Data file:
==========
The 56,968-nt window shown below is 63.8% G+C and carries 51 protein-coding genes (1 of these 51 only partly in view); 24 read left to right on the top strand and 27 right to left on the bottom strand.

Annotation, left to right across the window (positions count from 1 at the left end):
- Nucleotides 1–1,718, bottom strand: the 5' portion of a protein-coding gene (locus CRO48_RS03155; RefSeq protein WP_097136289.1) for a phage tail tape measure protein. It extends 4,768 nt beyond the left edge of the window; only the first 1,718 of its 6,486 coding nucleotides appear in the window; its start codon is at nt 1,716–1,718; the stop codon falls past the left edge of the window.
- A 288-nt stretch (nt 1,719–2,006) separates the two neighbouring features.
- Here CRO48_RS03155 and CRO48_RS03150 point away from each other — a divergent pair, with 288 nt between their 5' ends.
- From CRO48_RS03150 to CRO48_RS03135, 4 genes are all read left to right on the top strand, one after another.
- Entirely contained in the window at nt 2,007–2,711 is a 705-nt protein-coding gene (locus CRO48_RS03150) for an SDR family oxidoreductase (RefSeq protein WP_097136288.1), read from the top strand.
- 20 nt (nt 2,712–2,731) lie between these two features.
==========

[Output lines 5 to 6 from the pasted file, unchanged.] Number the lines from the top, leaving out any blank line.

- Here CRO48_RS03155 and CRO48_RS03150 point away from each other — a divergent pair, with 288 nt between their 5' ends.
- From CRO48_RS03150 to CRO48_RS03135, 4 genes are all read left to right on the top strand, one after another.